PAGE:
It is no secret that the United States is late to the instant payments party. While there are longstanding reasons, what matters now is that the market needs and expectations for real-time payments continues to grow, brought into stark focusby the COVID-19 pandemic. The accelerated shift to digital and remote payments, as well as the need for immediate access to emergency funds disbursements, present ideal use cases for this functionality.
While real-time payments have existed in the US in the form of RTP, the new set of payments rails launched by The Clearing House (TCH) in late 2017, adoption has been incremental to date. RTP is currently being used primarily for business payments and centered on the nation’s largest banks that jointly own TCH.
Additionally, the Federal Reserve has now entered the field with last year’s announcement of its upcoming FedNow network.This was cheered by most community banks and credit unions, who, despite assurances from TCH, have expressed reservations with relying on a system owned and operated by their largest competitors. However, the Fed’s projected timeline of a 2023 or 2024 FedNow launch reflects a lengthy wait for functionality that has become increasingly relevant.
Are Real-time Payments a Necessity?
Ultimately, every bank and credit union management team will need to determine whether offering real-time payments capabilities makes sense for theirinstitution. Implementation will not be an easy lift, requiring changes to several foundational operations. In our view, however, it is a necessary move for smaller institutions to remain competitive with their much larger rivals. This will also allow them to serve their customers and membersmore effectively in an evolving payments landscape.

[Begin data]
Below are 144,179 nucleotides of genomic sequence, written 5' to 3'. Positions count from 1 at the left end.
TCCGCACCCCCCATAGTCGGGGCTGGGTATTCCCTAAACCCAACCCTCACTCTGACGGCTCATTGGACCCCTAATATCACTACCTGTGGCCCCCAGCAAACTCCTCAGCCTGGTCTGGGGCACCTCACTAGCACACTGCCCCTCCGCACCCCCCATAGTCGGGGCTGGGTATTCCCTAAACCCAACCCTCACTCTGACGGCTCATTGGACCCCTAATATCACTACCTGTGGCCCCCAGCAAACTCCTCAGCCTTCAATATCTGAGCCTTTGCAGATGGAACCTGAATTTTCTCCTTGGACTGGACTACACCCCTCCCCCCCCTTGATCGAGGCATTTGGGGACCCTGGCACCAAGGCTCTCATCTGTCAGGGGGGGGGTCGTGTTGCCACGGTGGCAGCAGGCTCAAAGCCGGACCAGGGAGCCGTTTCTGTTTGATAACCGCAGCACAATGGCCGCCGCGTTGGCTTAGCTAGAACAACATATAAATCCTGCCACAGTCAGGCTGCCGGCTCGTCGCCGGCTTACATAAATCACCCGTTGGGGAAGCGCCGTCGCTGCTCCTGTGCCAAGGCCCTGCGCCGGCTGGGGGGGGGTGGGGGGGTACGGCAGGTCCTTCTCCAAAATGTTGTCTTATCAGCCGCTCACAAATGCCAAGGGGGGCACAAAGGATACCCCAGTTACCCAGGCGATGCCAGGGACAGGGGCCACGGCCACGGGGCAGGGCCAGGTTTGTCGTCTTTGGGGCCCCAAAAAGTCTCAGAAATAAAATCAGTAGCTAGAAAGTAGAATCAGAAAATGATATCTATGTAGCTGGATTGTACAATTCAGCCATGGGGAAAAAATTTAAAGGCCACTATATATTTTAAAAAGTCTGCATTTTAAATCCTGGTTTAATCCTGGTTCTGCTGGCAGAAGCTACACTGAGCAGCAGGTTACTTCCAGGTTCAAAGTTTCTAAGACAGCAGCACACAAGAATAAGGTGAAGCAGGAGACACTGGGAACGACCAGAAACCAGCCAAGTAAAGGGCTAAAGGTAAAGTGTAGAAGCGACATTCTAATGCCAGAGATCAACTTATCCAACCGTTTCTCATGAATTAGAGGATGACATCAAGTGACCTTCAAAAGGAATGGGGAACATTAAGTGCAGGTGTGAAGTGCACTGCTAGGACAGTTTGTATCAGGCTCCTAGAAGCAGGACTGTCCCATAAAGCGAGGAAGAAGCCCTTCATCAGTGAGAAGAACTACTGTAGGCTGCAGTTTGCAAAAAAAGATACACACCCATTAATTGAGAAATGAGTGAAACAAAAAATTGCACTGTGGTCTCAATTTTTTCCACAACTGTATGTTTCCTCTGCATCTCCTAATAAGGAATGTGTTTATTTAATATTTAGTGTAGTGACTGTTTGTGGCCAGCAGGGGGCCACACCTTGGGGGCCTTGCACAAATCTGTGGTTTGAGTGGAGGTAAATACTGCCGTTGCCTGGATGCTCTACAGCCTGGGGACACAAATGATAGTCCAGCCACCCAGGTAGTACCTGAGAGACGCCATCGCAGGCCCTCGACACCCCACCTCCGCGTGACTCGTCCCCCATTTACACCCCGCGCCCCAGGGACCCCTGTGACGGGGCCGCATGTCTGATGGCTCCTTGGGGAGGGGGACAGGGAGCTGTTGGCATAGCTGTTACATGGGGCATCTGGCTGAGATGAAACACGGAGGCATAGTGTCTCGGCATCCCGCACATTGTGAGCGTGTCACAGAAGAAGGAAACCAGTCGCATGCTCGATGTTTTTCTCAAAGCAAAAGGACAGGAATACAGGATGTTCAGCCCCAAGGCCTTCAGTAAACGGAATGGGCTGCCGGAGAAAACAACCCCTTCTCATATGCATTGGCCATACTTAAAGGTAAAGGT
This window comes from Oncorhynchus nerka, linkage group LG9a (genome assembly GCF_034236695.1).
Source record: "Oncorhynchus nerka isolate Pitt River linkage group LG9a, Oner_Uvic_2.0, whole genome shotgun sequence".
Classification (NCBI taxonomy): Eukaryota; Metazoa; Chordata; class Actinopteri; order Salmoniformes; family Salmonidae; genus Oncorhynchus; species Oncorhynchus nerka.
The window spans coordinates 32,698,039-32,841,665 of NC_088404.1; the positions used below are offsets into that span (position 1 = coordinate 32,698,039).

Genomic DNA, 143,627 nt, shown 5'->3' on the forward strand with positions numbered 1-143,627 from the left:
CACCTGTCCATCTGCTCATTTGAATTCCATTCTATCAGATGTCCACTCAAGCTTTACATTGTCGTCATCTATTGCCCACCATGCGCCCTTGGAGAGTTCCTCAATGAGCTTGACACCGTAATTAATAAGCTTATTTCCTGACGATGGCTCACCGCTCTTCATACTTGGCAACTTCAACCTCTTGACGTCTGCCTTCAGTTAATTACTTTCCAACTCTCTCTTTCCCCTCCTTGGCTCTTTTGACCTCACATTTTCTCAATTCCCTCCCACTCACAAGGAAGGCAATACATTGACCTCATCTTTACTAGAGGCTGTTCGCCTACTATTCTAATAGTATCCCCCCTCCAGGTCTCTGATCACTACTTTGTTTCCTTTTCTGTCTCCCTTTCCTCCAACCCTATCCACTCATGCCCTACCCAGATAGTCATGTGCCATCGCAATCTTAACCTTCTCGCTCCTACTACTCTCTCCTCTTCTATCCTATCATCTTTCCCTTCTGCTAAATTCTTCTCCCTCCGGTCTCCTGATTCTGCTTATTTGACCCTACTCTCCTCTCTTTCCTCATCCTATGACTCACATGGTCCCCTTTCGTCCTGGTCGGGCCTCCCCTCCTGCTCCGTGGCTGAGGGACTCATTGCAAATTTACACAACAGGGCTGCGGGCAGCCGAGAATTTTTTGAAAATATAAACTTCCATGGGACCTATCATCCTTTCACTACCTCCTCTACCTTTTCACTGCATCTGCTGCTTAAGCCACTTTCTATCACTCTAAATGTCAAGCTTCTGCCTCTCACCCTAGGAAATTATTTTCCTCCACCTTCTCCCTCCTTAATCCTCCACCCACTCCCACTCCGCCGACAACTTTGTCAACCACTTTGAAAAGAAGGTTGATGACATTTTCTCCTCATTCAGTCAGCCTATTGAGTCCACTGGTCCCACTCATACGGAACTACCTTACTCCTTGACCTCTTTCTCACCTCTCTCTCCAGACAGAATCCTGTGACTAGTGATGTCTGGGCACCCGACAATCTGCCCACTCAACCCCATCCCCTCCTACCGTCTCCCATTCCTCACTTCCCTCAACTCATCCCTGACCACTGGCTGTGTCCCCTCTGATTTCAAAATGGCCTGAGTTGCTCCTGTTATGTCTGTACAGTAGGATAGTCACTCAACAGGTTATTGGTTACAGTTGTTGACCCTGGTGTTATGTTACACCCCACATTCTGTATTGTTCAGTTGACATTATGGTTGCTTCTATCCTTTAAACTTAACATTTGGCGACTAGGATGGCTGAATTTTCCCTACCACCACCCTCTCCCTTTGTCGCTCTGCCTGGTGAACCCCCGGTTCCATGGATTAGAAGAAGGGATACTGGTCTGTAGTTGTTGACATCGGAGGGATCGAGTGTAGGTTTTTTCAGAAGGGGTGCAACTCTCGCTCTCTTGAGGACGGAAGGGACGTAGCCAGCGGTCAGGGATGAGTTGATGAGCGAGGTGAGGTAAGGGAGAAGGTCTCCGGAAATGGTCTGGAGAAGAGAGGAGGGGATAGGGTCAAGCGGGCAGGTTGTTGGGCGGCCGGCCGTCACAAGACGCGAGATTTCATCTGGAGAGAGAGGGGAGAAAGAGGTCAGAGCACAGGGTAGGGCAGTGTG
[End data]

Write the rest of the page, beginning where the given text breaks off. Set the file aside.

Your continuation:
Along with the immediacy that their names convey, another key feature of both the RTP and FedNow models is irrevocability. Unlike ACH transactions (or to a lesser extent, credit/debit card charges), once a payment is made it cannot be recalled. This makes them better suited for certain uses, e.g., for established relationships between known counterparties. Instant payments also tend to be cheaper for merchants than debit/credit transactions, a natural appeal to merchants facing a greater inflow of digital sales. On one level this might be viewed by some FIs as cannibalizing existing revenue streams. However, with transaction volumesrising, it remains a revenue growth opportunity overall. More importantly, it will allow banks and credit unionsto provide of a full suite of payments options– a capability that nonbanks will happily devise ways to fulfill.
How FIs are Leveraging RTP
So far, early use of RTP has been dominated by B2B transactions. Going forward, easier to implement processes offering quicker and less costly ways to fulfill existing needs are likely to be next in line. TCH is already working with Zelle to enable P2P payments for the simple and instant transfer of funds between individuals. B2C disbursements are also likely to have appeal for situations where certainty of immediate funds transfer is essential, while also enablingthe payer to retain the funds until the last minute. Examples include payroll distribution (including gig economy workers often in need of daily remittance), insurance payouts, expense reimbursements, and disaster relief.The addition of “request to pay” messaging to solicit instant payments (foritems like bills, daily work, etc.) will create further value in many instances. Finally, “Venmo‑like”C2B retail transactions based on irrevocable instant payments will attract merchants looking for contactless options at a lower price point than credit cards.
The list of FIs signed on for RTP to date is heavily weighted toward those with TCH ownership stakes. Since these are also the nation’s largest banks, in theory over half of U.S. deposit accounts are already covered by the network. Actual usage is a different story, however. Even these large banks have been deliberate in their rollouts, focusing first on business accounts and B2B opportunities. The expectation is thatmost of these FIs will continue todeploy gradually, fine-tuning the processes as the market evolves.